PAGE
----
Iran Confirms its First Two Coronavirus Patients Died

Published February 20th, 2020 - 06:56 GMT
(AFP)
(AFP)
Highlights
Health ministry spokesman Kianoush Jahanpour said: 'Following the recent cases of chronic respiratory diseases in Qom, two of the patients tested positive in preliminary tests.

Iran has confirmed its first two coronavirus patients have died in intensive care in hospital.

The pair were an elderly Iranian couple who were already in bad health and had problems with their immune systems, officials said.

It is not known whether they travelled to China or caught the disease from somebody elsewhere. They had been in hospital in Qom, around 86miles south of the country's capital, Tehran.

Health ministry spokesman Kianoush Jahanpour said: 'Following the recent cases of chronic respiratory diseases in Qom, two of the patients tested positive in preliminary tests.

'Unfortunately both passed away in the intensive care unit due to old age and issues with their immune system.'

Only one other country in the Middle East has been infected by the virus so far – the United Arab Emirates, which announced its ninth case on Sunday.

The new cases come as the global total today rose above 75,000 and 2,014 people have died. 

The virus, which causes an illness called COVID-19, has been spreading in China since the end of December last year and internationally since mid-January.

The coronavirus is known as SARS-CoV-2 and causes cold- and flu-like symptoms, including cough and fever, and in more severe cases, shortness of breath. It can worsen to pneumonia, which can be fatal.

It is believed to have originated in a wild animal sold at a Chinese market in order to be consumed as food, after first being transmitted by bats.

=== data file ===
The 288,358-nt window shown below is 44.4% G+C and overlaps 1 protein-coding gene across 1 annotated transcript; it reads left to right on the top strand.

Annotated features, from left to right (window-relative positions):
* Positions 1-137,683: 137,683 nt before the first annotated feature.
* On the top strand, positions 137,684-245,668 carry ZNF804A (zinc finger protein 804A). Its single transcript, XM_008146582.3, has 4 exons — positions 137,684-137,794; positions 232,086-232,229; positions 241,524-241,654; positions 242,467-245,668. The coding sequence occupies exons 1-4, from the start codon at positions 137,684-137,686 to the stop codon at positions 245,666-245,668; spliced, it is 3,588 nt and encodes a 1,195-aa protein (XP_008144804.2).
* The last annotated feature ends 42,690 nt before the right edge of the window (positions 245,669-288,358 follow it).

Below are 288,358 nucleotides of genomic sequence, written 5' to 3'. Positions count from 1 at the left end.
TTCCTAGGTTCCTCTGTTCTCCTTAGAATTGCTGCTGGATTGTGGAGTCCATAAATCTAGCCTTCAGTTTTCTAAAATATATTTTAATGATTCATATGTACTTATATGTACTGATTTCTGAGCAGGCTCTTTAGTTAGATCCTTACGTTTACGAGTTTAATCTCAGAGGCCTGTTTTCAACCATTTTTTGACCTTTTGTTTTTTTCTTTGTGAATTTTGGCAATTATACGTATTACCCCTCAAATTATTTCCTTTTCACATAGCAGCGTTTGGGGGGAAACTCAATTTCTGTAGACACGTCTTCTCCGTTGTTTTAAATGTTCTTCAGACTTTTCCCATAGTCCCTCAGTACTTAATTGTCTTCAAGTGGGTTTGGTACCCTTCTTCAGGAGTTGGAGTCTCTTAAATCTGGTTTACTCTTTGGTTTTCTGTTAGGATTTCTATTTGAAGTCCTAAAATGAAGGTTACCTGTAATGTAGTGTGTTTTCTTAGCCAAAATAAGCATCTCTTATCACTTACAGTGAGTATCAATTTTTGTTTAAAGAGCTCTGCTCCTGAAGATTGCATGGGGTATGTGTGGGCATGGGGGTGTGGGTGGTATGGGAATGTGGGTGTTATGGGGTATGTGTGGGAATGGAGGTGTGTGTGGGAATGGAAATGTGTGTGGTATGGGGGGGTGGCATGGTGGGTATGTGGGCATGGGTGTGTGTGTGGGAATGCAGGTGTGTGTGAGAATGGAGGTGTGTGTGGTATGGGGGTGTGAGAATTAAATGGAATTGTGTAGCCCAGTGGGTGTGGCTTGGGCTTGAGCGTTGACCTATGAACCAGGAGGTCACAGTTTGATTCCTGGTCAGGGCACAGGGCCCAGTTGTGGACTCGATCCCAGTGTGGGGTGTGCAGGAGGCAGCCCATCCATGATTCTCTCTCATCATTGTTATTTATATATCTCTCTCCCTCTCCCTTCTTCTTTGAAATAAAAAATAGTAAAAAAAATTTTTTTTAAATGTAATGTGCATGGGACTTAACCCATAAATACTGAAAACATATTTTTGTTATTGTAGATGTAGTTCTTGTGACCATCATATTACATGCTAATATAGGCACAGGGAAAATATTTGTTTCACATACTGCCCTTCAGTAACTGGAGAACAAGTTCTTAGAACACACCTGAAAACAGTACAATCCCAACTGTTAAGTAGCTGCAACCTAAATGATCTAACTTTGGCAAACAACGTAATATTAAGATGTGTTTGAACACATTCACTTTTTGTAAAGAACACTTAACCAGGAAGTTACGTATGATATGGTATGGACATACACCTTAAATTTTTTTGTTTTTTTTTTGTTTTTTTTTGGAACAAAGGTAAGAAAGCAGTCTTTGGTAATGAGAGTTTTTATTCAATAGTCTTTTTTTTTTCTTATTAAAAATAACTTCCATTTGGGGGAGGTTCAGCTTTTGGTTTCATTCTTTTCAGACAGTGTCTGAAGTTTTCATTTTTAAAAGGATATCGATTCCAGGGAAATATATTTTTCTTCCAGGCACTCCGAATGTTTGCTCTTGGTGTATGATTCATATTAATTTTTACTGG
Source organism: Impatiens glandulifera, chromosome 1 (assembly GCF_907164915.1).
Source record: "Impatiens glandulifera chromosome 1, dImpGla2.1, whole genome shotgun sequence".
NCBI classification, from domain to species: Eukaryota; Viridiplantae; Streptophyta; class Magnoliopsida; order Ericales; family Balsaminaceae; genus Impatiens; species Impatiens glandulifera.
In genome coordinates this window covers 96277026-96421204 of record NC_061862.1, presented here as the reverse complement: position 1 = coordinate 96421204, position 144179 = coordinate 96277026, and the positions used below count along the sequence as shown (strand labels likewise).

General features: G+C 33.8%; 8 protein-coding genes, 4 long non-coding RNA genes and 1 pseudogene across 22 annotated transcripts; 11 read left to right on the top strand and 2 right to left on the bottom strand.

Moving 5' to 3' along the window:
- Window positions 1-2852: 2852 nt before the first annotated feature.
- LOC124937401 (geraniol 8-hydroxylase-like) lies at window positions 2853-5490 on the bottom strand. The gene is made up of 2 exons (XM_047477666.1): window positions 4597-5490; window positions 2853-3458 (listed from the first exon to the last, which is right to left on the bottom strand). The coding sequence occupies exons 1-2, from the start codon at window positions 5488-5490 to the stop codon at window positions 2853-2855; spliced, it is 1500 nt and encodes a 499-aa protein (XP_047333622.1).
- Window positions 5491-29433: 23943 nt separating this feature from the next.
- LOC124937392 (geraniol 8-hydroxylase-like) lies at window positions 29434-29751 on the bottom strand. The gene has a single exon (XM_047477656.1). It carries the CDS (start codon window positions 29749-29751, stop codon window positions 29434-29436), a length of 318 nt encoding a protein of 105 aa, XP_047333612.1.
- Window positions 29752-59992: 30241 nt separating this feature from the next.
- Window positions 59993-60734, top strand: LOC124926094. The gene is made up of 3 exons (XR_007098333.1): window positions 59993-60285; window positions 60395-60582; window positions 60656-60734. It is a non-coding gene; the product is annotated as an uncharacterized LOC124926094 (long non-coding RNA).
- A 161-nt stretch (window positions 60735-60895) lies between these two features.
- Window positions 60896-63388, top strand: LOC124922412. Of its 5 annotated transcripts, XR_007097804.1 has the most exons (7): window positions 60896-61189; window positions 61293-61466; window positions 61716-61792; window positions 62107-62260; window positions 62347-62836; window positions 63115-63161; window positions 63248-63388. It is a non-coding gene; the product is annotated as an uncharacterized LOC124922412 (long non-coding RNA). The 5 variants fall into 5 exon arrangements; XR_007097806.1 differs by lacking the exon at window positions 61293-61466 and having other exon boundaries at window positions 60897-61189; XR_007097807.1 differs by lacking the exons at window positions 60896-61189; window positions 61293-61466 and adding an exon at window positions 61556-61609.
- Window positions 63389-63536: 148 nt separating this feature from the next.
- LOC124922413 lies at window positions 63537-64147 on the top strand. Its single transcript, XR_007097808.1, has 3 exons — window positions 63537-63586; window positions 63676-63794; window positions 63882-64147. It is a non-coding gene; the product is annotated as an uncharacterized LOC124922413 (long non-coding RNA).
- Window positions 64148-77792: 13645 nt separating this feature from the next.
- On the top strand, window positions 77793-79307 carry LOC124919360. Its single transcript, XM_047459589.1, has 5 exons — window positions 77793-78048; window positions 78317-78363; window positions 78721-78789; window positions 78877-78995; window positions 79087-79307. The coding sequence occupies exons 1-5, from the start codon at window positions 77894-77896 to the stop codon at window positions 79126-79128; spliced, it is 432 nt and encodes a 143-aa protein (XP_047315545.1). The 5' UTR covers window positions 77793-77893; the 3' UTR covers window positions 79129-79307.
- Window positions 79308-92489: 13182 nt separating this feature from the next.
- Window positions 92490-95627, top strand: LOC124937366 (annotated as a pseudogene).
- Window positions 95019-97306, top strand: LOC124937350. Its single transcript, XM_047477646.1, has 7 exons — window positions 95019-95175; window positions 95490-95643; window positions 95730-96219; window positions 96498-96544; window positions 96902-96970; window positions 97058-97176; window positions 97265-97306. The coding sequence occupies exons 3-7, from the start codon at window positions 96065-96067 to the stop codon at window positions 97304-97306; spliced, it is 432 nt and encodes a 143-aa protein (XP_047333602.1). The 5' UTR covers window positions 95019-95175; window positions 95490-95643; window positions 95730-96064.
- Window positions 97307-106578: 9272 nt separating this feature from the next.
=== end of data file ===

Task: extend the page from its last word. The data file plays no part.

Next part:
Iran has applied safety measures on arrival flights at its airports to control a possible spread of the virus.

And it has prepared hospitals for more cases of the contagious infection.

Egypt's Health Ministry last week confirmed its first case of the virus in a patient who officials only identified as a foreigner who is carrying the virus but not showing any serious symptoms. 

The ministry said the person was hospitalized and in isolation. It did not specify the person's nationality or what port of entry he or she arrived at in Egypt.

The case in Egypt was also the first on the African continent. 

Experts and African leaders have expressed concern that should the virus spread there, it might wreak havoc among less developed countries with fewer health resources.

The leader of the World Health Organization, Dr Tedros Adhanom Ghebreyesus, recently urged international governments to donate £520m to help those countries.

He said at a press conference: 'We are requesting 675 million US dollars to fund the plan for the next three months.

'Sixty million of that is to fund WHO's operations; the rest is for the countries that are especially at risk and who need our support.

'Our message to the international community is "invest today or pay more later". Invest today or pay more later.'

It was not clear which countries Dr Ghebreyesus was referring to, but the WHO has in the recent past suggested African nations could be devastated if the virus were to spread to the continent. It has since been declared in Egypt. 

Dr Ghebreyesus added: 'My biggest worry is that there are countries today who do not have the systems in place to detect people who have contracted with the virus, even if it were to emerge.

'Urgent support is needed to bolster weak health systems to detect, diagnose and care for people with the virus, to prevent further human to human transmission and protect health workers.'

Although international spread has been very limited so far – accounting for just one per cent of all cases – there is still a risk of numbers surging outside of China. 

This article has been adapted from its original source.     


© Associated Newspapers Ltd.

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